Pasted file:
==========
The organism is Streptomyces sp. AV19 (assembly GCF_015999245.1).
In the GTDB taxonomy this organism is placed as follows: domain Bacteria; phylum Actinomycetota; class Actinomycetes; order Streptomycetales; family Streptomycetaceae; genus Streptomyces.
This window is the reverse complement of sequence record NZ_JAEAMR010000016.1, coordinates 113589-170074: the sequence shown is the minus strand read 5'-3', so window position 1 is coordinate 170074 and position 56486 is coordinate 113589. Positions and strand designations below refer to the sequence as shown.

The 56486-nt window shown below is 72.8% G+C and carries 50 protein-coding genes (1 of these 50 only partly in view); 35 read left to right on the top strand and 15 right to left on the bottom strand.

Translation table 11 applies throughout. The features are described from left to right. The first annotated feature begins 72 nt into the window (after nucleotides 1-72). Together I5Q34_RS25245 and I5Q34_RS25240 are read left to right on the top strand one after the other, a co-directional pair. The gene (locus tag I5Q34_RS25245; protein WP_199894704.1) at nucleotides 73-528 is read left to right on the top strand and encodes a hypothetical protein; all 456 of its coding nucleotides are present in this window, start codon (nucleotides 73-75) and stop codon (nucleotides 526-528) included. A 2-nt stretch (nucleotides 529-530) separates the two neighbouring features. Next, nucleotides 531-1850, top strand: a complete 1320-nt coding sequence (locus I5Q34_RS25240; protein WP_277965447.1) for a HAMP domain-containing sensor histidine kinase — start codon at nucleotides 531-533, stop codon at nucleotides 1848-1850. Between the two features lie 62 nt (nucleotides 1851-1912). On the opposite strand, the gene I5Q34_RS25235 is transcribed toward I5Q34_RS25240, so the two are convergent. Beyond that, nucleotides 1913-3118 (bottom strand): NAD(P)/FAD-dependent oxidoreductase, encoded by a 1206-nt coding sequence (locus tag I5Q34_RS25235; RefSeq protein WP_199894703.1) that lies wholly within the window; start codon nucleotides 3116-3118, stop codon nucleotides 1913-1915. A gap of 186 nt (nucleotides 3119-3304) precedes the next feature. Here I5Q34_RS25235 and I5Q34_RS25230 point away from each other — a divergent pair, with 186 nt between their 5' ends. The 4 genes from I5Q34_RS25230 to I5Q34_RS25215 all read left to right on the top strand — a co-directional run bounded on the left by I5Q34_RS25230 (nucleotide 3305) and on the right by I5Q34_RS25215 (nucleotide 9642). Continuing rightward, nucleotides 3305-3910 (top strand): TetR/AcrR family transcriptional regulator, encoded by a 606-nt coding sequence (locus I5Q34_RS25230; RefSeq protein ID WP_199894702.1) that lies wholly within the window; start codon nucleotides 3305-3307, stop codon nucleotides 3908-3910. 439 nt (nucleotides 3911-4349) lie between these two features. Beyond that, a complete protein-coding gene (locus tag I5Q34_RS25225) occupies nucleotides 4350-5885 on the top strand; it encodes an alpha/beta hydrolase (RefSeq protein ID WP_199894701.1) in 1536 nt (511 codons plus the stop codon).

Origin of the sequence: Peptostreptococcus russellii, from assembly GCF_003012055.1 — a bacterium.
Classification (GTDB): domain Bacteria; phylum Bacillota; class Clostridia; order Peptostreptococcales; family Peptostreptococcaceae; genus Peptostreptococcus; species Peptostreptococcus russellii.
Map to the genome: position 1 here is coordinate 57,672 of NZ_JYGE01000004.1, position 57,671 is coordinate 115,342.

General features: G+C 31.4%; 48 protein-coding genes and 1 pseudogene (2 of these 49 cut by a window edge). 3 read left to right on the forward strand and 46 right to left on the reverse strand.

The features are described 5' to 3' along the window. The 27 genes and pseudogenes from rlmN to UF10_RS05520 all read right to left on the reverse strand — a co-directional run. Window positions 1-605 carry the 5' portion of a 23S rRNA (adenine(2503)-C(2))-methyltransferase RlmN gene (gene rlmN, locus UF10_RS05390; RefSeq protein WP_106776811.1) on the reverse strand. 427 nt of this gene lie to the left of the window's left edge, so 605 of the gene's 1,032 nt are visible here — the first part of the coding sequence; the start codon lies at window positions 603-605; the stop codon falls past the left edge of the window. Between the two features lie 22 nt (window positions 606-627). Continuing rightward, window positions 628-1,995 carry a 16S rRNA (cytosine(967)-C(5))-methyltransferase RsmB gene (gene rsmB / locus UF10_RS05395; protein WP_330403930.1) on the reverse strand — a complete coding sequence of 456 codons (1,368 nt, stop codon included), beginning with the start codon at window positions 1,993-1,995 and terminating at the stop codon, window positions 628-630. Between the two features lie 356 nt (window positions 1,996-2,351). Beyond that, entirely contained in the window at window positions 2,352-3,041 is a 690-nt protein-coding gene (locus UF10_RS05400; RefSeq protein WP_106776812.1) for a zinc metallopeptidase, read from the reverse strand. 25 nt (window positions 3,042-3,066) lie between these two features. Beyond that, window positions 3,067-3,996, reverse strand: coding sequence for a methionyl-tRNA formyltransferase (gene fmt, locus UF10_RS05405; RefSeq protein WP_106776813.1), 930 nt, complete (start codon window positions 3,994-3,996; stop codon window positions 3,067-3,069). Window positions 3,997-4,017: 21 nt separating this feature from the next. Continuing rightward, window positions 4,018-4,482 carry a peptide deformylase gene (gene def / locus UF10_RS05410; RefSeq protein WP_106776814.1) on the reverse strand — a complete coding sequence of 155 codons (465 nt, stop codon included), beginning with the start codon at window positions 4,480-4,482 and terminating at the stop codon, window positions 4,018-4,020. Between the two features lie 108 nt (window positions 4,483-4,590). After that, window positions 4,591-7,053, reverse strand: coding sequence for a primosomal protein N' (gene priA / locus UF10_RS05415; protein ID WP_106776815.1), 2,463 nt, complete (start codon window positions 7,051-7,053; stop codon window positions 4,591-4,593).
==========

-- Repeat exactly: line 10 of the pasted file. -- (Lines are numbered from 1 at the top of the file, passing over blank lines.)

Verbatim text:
The features are described 5' to 3' along the window. The 27 genes and pseudogenes from rlmN to UF10_RS05520 all read right to left on the reverse strand — a co-directional run. Window positions 1-605 carry the 5' portion of a 23S rRNA (adenine(2503)-C(2))-methyltransferase RlmN gene (gene rlmN, locus UF10_RS05390; RefSeq protein WP_106776811.1) on the reverse strand. 427 nt of this gene lie to the left of the window's left edge, so 605 of the gene's 1,032 nt are visible here — the first part of the coding sequence; the start codon lies at window positions 603-605; the stop codon falls past the left edge of the window. Between the two features lie 22 nt (window positions 606-627). Continuing rightward, window positions 628-1,995 carry a 16S rRNA (cytosine(967)-C(5))-methyltransferase RsmB gene (gene rsmB / locus UF10_RS05395; protein WP_330403930.1) on the reverse strand — a complete coding sequence of 456 codons (1,368 nt, stop codon included), beginning with the start codon at window positions 1,993-1,995 and terminating at the stop codon, window positions 628-630. Between the two features lie 356 nt (window positions 1,996-2,351). Beyond that, entirely contained in the window at window positions 2,352-3,041 is a 690-nt protein-coding gene (locus UF10_RS05400; RefSeq protein WP_106776812.1) for a zinc metallopeptidase, read from the reverse strand. 25 nt (window positions 3,042-3,066) lie between these two features. Beyond that, window positions 3,067-3,996, reverse strand: coding sequence for a methionyl-tRNA formyltransferase (gene fmt, locus UF10_RS05405; RefSeq protein WP_106776813.1), 930 nt, complete (start codon window positions 3,994-3,996; stop codon window positions 3,067-3,069). Window positions 3,997-4,017: 21 nt separating this feature from the next. Continuing rightward, window positions 4,018-4,482 carry a peptide deformylase gene (gene def / locus UF10_RS05410; RefSeq protein WP_106776814.1) on the reverse strand — a complete coding sequence of 155 codons (465 nt, stop codon included), beginning with the start codon at window positions 4,480-4,482 and terminating at the stop codon, window positions 4,018-4,020. Between the two features lie 108 nt (window positions 4,483-4,590). After that, window positions 4,591-7,053, reverse strand: coding sequence for a primosomal protein N' (gene priA / locus UF10_RS05415; protein ID WP_106776815.1), 2,463 nt, complete (start codon window positions 7,051-7,053; stop codon window positions 4,591-4,593).